In a fragmented society in which major institutions like the church and the community no longer play the same role of bringing people together, owning identical possessions becomes one of the chief ways in which we experience community, overcoming our pattern through shared patterns of consumption
When I pray, I am not praying to a philosophically complicated absentee creator. When I manage to pay attention to the continual love song, I am not trying to envisage the impossible-to-imagine domain beyond the universe. I do not picture kings, thrones, crystal pavements, or any of the possible cosmological updatings of these things. I look across, not up; I look into the world, not out or away. When I pray I see a face, a human face among other human faces. It is a face in an angry crowd, a crowd engorged by the confidence that it is doing the right thing, that it is being virtuous. The man in the middle of the crowd does not look virtuous. He looks tired and frightened and battered by the passions around him. But he is the crowd's focus and centre. The centre of everything, in fact, because if you are a Christian you do not believe that the characteristic action of the God of everything is to mould the course of the universe powerfully from afar. For a Christian, the most essential thing does in time, in all of human history, is to be that man in the crowd; a man under arrest, and on his way to our common catastrophe.
In my experience, the greatest successes don’t come from grandiose scenarios of good intentions engendered by temporarily pumped-up motivation. Rather, the most lasting and significant positive effects result from small things, done consistently, in strategic places.
When the final 2010 Census came in, it made clear that we're not walking away from our lawn tractors and two-car garages anytime soon. Ananalysisof eight metro areas, including Chicago, Washington, D.C., and Austin revealed that in the past decade, 96 percent of the population growth occurred in the suburbs. Some tookgreat exceptionto this analysis, but Brookings' Frey laterconfided, "The sad truth of the matter is that there's really very little information on this back-to-the-city thing, at least from a demographic standpoint."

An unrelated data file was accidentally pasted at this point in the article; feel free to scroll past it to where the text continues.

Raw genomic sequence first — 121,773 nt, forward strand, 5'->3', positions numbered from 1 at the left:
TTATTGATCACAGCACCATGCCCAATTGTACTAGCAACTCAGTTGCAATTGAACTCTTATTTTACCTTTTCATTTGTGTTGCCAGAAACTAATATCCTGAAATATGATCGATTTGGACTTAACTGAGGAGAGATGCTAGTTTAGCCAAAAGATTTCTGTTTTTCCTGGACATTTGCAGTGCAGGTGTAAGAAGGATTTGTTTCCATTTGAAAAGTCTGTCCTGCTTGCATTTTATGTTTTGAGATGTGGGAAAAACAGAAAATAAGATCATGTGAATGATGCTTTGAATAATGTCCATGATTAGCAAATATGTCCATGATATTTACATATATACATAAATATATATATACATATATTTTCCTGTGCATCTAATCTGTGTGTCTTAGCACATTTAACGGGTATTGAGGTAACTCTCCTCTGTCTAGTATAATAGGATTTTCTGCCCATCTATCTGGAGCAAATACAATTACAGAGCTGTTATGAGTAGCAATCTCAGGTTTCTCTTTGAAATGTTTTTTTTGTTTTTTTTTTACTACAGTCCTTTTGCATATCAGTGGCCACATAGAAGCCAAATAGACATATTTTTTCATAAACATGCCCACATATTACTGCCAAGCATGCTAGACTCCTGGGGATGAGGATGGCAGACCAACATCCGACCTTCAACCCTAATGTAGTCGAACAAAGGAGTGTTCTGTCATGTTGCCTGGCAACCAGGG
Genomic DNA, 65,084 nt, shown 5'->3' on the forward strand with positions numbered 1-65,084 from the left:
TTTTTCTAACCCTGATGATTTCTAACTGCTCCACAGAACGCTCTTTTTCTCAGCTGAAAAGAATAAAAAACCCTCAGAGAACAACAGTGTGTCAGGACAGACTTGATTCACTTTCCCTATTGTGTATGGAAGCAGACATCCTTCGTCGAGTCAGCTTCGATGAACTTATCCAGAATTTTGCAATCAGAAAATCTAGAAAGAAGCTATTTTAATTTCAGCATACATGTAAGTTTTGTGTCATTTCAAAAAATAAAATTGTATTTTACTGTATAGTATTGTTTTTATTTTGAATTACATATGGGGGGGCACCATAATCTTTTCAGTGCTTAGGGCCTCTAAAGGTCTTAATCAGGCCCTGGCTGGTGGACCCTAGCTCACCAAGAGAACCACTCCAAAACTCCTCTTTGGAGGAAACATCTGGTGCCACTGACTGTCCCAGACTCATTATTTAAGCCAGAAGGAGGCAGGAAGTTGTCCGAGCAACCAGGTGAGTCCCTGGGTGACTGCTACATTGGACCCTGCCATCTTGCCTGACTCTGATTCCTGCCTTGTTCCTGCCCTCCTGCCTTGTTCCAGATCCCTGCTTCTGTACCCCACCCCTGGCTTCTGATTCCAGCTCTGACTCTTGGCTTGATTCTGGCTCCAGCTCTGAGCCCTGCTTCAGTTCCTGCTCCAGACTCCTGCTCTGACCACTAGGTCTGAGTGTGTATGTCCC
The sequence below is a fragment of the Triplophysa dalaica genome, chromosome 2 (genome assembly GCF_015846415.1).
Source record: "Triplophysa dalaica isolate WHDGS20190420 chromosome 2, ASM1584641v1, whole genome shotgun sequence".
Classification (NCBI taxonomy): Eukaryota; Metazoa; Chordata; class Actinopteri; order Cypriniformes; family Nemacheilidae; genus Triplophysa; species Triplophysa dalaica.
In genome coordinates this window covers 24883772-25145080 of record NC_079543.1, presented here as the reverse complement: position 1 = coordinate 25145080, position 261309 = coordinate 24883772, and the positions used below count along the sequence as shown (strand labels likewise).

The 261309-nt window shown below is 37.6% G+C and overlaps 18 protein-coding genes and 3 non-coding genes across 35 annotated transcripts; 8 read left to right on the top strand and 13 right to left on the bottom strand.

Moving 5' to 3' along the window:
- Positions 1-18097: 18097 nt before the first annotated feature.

No doubt this would benefit from some nuancing, but it doesn't change my passion for the city in the least. Nor does it change my conviction that the proportional absence of Christians in the urban cores everywhere should lead Christians to move into the city, despite what demographics are saying (or not saying).
I love the friends God has brought into my life. I met Jeremy & Ashley Parsons over four years ago when we were in the early stages of gathering a core group for Redeemer . They are amazing people, great friends, grace-filled leaders, and people who have leaned on the kindness of God through much change, transition, and turmoil.
Thrilling for me to see the Star run a story on their adoption. Eager to see God move more people in our church family in this way — and eager to celebrate with them when He provides.
No idea how long this price lasts for the Kindle edition of the Jesus Storybook Bible, but I picked mine up today and can't recommend this strongly enough! Katie and I read this to Quinn everyday, and I think it is honestly one of the best introductions to biblical theology there is. I give dozens of the hardbacks away every year as well as use it every time I teach Redeemer DNA
"We may do well to recognize what seems to be the consistent thrust of the whole Bible—that unless and until, in faith, the future of the world becomes more important than the future of the church, the church has no future. As Jesus put it, the most dangerous thing you can do is seek to save your life . . ."